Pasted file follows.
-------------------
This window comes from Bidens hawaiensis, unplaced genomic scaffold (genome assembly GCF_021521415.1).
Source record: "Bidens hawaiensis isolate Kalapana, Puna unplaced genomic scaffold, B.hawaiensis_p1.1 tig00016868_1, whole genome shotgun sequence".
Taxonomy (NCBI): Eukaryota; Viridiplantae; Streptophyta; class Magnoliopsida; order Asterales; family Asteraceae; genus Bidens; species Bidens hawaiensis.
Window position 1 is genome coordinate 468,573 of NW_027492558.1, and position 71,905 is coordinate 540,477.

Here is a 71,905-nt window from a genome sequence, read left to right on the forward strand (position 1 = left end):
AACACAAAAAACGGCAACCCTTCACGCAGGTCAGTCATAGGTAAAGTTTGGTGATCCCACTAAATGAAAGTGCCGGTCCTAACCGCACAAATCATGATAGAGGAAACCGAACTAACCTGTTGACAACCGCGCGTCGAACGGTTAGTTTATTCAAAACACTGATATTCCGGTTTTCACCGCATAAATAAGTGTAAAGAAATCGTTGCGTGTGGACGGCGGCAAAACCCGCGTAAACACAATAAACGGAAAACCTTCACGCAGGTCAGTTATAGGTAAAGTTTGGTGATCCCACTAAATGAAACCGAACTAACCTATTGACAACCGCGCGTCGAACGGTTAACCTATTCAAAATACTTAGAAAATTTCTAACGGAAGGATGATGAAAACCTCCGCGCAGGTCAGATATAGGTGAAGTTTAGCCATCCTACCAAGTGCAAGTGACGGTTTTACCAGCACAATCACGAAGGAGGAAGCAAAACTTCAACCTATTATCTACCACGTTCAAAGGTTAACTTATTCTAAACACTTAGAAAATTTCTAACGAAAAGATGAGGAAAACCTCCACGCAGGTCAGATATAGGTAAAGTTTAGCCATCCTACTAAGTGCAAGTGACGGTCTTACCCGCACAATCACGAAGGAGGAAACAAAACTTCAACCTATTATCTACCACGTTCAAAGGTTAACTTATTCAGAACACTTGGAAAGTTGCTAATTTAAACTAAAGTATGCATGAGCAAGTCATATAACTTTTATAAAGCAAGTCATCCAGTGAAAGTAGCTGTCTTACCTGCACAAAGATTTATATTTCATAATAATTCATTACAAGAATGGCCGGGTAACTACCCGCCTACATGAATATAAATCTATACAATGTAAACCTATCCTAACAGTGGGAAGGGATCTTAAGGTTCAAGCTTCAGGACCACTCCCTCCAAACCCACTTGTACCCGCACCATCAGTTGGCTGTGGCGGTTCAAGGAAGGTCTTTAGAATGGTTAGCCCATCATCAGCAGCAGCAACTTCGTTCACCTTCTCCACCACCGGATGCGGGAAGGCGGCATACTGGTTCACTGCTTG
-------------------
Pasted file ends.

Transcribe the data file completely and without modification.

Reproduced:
This window comes from Bidens hawaiensis, unplaced genomic scaffold (genome assembly GCF_021521415.1).
Source record: "Bidens hawaiensis isolate Kalapana, Puna unplaced genomic scaffold, B.hawaiensis_p1.1 tig00016868_1, whole genome shotgun sequence".
Taxonomy (NCBI): Eukaryota; Viridiplantae; Streptophyta; class Magnoliopsida; order Asterales; family Asteraceae; genus Bidens; species Bidens hawaiensis.
Window position 1 is genome coordinate 468,573 of NW_027492558.1, and position 71,905 is coordinate 540,477.

Here is a 71,905-nt window from a genome sequence, read left to right on the forward strand (position 1 = left end):
AACACAAAAAACGGCAACCCTTCACGCAGGTCAGTCATAGGTAAAGTTTGGTGATCCCACTAAATGAAAGTGCCGGTCCTAACCGCACAAATCATGATAGAGGAAACCGAACTAACCTGTTGACAACCGCGCGTCGAACGGTTAGTTTATTCAAAACACTGATATTCCGGTTTTCACCGCATAAATAAGTGTAAAGAAATCGTTGCGTGTGGACGGCGGCAAAACCCGCGTAAACACAATAAACGGAAAACCTTCACGCAGGTCAGTTATAGGTAAAGTTTGGTGATCCCACTAAATGAAACCGAACTAACCTATTGACAACCGCGCGTCGAACGGTTAACCTATTCAAAATACTTAGAAAATTTCTAACGGAAGGATGATGAAAACCTCCGCGCAGGTCAGATATAGGTGAAGTTTAGCCATCCTACCAAGTGCAAGTGACGGTTTTACCAGCACAATCACGAAGGAGGAAGCAAAACTTCAACCTATTATCTACCACGTTCAAAGGTTAACTTATTCTAAACACTTAGAAAATTTCTAACGAAAAGATGAGGAAAACCTCCACGCAGGTCAGATATAGGTAAAGTTTAGCCATCCTACTAAGTGCAAGTGACGGTCTTACCCGCACAATCACGAAGGAGGAAACAAAACTTCAACCTATTATCTACCACGTTCAAAGGTTAACTTATTCAGAACACTTGGAAAGTTGCTAATTTAAACTAAAGTATGCATGAGCAAGTCATATAACTTTTATAAAGCAAGTCATCCAGTGAAAGTAGCTGTCTTACCTGCACAAAGATTTATATTTCATAATAATTCATTACAAGAATGGCCGGGTAACTACCCGCCTACATGAATATAAATCTATACAATGTAAACCTATCCTAACAGTGGGAAGGGATCTTAAGGTTCAAGCTTCAGGACCACTCCCTCCAAACCCACTTGTACCCGCACCATCAGTTGGCTGTGGCGGTTCAAGGAAGGTCTTTAGAATGGTTAGCCCATCATCAGCAGCAGCAACTTCGTTCACCTTCTCCACCACCGGATGCGGGAAGGCGGCATACTGGTTCACTGCTTG